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Bellingham
Thursday, February 25, 2021

Police improve tactics to detect marijuana-impaired drivers


Unlike alcohol, police have no way to test for marijuana-impaired drivers but as technology progresses to find the answer, the Bellingham Police Department has been improving their tactics to identify drugged drivers.

A marijuana Breathalyzer is being prototyped by the Washington State University chemistry department but the technology is still several years from being used in the field, according to an NPR interview with Herb Hill, a WSU chemistry professor.

“I think it’s easier to think that you can drive when you’re high versus when you’re drunkbut if you’re inebriated – you’re inebriated,” senior economics major Sam Beckman said. 

A 2004 study by National Drug and Alcohol Research Centre in Australia found use of marijuana when driving impairs tracking, attention, reaction time, short-term memory, hand-eye coordination, vigilance, time and distance perception, decision making and concentration.

An impaired driver who is pulled over but shows a lack of alcohol detection is a clue that they are under the influence of marijuana, said Lt. Bob Vander Yacht of the Bellingham Police Department.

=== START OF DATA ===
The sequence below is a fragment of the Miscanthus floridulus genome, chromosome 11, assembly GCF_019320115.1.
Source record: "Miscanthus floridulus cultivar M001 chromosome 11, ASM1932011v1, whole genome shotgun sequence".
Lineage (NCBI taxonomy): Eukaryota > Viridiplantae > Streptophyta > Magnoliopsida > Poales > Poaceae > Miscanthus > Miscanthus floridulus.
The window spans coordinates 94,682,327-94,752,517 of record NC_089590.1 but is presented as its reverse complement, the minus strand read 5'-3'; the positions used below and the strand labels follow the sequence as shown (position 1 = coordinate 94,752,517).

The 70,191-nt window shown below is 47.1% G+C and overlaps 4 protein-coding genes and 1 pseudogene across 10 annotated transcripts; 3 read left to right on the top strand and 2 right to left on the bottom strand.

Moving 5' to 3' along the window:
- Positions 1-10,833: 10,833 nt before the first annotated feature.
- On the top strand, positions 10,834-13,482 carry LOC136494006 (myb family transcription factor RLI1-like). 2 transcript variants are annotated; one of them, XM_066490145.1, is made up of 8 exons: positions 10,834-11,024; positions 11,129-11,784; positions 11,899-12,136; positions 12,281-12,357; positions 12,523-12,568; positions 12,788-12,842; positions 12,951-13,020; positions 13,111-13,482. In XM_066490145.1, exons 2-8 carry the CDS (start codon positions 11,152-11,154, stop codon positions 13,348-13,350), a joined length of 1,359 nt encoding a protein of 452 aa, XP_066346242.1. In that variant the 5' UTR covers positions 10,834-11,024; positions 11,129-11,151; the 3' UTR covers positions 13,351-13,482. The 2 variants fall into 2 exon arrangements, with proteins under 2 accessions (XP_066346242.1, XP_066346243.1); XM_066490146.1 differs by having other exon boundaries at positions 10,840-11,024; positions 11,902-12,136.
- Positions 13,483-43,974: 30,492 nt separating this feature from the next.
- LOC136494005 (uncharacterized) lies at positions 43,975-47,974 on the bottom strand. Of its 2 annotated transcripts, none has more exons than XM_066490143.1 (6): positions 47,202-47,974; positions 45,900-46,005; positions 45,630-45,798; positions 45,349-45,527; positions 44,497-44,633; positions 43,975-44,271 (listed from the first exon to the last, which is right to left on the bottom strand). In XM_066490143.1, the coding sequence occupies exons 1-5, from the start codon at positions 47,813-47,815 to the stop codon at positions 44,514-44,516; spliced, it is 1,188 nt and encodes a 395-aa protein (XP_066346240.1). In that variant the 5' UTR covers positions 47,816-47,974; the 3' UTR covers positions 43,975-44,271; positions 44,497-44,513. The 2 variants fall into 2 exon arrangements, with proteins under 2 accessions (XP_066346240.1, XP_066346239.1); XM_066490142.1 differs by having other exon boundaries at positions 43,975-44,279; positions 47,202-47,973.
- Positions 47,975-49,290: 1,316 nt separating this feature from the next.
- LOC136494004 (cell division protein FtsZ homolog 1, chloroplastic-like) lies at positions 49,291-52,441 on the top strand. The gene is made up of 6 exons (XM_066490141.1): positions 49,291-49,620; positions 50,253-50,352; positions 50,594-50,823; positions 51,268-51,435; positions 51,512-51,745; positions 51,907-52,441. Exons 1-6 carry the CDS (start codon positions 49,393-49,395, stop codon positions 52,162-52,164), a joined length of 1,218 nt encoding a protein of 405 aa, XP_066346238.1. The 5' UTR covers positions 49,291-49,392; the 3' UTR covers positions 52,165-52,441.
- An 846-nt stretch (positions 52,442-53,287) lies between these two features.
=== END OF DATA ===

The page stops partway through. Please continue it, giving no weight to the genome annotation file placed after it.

Vander Yacht said the most definitive way to test for marijuana is through a blood or urine test, but such tests require a warrant after an arrest has been made.

“A high percentage of our patrol officers go through amplified training in investigation of driving under the influence, where they are getting more and more education on how to detect and handle drug impaired drivers versus alcohol impaired drivers,” Vander Yacht said.

According to a report from the National Institute on Drug Abuse in 2013, 9.9 million people have reported driving under the influence of illicit drugs.

Comparatively, an estimated 28.7 million people were reported driving under the influence of alcohol, according to a 2013 study done by the Substance Abuse and Mental Health Services Administration.

“I think people should be really cognizant of what’s in their body before they get into a vehicle,” junior elementary education major Katherine Feltner said. “I know there are a lot of services available like taxis, late night shuttles or public transportation around. They should think about other people and their safety before they drive.”

 

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